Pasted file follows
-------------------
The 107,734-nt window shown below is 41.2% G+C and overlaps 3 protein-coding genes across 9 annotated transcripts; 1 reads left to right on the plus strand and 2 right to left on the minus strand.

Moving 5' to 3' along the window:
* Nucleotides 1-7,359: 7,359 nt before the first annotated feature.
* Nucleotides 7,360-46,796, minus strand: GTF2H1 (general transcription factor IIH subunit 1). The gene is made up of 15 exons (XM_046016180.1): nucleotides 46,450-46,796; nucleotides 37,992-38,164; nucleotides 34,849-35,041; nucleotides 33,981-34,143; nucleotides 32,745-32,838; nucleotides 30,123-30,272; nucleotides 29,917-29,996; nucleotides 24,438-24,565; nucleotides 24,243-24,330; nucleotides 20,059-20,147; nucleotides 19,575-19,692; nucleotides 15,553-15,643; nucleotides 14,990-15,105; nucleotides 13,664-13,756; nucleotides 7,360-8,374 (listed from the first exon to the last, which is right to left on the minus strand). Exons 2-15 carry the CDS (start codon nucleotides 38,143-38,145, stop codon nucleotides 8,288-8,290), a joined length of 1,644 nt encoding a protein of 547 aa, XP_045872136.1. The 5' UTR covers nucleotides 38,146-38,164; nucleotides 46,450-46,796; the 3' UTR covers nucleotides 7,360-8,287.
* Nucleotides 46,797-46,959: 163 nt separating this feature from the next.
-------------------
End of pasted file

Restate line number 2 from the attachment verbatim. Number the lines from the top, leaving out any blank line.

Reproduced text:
Moving 5' to 3' along the window: